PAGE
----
New Cyber also launched PRCname.com, a multilingual international domain name registration service that is compliant with i-DNS.net's multilingual domain name technology. This service will be available in China immediately, and is anticipated to be rolled out to the other Chinese-speaking markets by 2001. New Cyber will be the first registrar to offer registrations for domain names with .
"With non-English speakers poised to become a majority on the Web, it is imperative that the current Internet Domain Name System (DNS) is able to accommodate scripts that aren't based on the Roman alphabet," said Michael Ng, CEO of i-DNS.net International. "This collaboration with New Cyber will not only bridge this digital divide to Internet users, but will also allow these users to master the Internet and access value resources in a language that they are comfortable in."
He added that i-DNS technology can be used to support domain names in any language, but i-DNS.net would not handle registrations involving country-code top-level domain (ccTLD) to avoid politically sensitive issues. Chinese-language domain names have been made available by i-DNS.net since the beginning of this year. The company has since established partnerships with strong local entities in Hong Kong, Taiwan, Singapore, United States and Australia to further its Chinese-language domain names offerings. Most recently, the company announced a strategic tie-up with Network Solutions Registry, as well as agreements with leading ICANN-accredited registrars like Register.com, Melbourne IT and OnlineNIC.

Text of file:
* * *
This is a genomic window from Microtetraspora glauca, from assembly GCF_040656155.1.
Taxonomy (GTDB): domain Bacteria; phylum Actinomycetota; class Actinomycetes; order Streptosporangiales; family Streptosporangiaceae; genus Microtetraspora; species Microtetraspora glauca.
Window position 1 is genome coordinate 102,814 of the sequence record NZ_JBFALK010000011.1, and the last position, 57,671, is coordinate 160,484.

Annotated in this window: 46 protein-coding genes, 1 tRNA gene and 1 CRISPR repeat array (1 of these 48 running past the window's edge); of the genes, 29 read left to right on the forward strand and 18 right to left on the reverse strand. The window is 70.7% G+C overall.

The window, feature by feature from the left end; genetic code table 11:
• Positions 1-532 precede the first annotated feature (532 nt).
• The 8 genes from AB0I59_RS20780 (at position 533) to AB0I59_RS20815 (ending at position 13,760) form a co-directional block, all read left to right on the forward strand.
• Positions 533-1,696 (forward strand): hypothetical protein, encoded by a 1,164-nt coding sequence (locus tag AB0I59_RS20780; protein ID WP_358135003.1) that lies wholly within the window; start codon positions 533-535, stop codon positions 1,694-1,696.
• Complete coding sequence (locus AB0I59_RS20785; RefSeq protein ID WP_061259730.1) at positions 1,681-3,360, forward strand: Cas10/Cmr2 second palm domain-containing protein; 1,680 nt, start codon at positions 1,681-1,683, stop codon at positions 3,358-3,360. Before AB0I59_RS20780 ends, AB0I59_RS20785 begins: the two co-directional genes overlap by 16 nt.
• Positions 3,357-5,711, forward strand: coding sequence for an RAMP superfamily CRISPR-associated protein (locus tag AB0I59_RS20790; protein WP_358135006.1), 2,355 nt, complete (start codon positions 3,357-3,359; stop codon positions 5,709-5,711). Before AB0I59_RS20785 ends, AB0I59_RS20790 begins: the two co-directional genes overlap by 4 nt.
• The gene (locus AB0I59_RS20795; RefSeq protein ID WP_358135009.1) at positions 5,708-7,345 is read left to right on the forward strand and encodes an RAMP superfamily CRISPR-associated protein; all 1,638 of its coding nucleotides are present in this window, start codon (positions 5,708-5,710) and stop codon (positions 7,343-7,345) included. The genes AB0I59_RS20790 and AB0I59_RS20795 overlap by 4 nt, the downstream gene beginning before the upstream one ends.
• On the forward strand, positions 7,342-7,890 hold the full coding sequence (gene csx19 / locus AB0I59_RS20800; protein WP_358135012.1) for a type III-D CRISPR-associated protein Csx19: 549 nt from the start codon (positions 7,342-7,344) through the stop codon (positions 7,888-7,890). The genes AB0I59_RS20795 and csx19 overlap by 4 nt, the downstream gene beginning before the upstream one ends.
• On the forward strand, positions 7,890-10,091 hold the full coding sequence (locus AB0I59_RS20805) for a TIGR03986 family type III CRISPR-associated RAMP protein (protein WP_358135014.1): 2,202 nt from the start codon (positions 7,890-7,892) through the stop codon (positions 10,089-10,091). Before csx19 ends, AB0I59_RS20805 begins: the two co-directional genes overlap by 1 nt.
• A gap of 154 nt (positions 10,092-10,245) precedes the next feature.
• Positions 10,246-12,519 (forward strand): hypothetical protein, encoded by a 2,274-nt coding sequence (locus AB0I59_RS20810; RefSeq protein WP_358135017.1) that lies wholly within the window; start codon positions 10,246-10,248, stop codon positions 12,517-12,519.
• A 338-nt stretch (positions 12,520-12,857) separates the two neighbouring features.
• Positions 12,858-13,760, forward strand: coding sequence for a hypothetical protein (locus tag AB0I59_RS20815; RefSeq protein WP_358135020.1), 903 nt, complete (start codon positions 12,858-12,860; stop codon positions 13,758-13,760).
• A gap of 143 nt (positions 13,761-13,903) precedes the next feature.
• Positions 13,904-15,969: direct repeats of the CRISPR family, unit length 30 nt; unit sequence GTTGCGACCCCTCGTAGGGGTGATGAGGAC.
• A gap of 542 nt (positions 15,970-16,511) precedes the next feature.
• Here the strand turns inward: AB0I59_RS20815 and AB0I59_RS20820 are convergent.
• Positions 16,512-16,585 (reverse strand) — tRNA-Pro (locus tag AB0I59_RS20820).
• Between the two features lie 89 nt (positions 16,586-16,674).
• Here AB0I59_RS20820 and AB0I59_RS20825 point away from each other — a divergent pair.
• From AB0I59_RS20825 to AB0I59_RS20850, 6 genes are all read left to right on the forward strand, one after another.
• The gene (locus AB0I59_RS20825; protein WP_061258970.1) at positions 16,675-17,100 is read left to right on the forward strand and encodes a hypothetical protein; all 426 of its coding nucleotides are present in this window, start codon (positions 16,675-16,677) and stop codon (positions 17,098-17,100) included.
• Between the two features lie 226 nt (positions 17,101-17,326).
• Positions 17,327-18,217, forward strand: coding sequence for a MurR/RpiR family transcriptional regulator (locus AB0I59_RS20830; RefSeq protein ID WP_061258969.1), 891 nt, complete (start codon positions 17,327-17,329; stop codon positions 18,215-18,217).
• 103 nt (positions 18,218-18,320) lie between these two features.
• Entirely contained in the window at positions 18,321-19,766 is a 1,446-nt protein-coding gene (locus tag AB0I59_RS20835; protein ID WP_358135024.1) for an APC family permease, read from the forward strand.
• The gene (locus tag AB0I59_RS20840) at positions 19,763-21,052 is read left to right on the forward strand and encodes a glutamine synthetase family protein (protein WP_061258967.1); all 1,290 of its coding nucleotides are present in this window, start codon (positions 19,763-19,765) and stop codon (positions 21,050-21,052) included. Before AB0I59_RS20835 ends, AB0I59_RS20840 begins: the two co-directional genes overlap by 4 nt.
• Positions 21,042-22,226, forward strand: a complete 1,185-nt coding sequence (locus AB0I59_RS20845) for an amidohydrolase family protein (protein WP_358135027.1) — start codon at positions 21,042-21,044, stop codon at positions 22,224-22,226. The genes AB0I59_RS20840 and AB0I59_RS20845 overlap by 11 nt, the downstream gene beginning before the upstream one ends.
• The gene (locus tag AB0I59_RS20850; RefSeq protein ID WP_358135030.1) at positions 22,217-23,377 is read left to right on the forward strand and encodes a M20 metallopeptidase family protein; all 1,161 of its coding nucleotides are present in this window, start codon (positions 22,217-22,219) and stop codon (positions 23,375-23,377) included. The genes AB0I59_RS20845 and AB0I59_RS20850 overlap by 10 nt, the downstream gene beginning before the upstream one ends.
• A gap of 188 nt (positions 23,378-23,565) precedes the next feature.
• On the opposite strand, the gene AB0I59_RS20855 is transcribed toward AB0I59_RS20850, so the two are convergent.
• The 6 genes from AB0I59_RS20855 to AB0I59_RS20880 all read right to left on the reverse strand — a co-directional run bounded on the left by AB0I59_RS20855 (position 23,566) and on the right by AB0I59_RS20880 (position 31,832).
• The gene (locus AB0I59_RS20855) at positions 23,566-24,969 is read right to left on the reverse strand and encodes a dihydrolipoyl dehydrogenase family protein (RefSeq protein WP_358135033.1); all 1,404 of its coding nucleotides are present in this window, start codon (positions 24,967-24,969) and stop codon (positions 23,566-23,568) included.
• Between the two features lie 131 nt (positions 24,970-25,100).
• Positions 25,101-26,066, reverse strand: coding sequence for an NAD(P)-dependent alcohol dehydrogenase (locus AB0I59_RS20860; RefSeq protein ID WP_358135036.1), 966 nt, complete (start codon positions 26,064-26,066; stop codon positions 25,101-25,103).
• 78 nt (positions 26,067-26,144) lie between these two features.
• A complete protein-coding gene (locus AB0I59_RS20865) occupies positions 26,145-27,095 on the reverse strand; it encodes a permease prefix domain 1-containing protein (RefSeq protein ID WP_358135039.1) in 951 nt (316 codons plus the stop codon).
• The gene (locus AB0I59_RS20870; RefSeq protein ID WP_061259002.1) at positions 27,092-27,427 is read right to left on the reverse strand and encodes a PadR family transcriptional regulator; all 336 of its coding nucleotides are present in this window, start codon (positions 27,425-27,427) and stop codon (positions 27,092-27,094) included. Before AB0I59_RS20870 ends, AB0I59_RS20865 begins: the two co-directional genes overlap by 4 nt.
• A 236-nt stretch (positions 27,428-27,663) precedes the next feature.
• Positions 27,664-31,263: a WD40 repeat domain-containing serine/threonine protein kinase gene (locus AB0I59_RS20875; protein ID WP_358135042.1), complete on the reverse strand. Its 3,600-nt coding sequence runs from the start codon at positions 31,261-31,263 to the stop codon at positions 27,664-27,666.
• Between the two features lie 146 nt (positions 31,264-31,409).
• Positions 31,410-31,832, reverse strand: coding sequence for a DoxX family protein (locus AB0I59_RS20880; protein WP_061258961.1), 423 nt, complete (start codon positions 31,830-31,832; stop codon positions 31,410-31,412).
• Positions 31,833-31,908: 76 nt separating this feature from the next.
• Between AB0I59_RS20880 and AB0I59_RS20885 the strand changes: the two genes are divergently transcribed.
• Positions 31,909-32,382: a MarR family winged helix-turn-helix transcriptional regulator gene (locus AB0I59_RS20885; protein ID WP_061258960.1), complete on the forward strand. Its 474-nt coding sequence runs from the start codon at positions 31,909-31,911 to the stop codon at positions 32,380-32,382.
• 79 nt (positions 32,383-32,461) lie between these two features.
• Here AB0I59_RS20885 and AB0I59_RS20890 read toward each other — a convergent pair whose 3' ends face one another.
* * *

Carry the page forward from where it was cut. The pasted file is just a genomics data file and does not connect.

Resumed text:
"One of the factors that has hindered the development of China's new economy in the global arena is the people's discomfort in using English as the primary language of communication in the Internet," said Sam Khamkoon, CEO of New Cyber. "Empowered by i-DNS.net's multilingual domain name technology, we are able to leverage our extensive network in China, and facilitate the spread of Internet usage to the vast majority of the population."
With New Cyber's strong alliance network in more than 15 provinces in the Eastern, Western, Southern and Northern parts of China, both companies expect to increase the number of Chinese domain names by more than 100,000 over the next 12 months.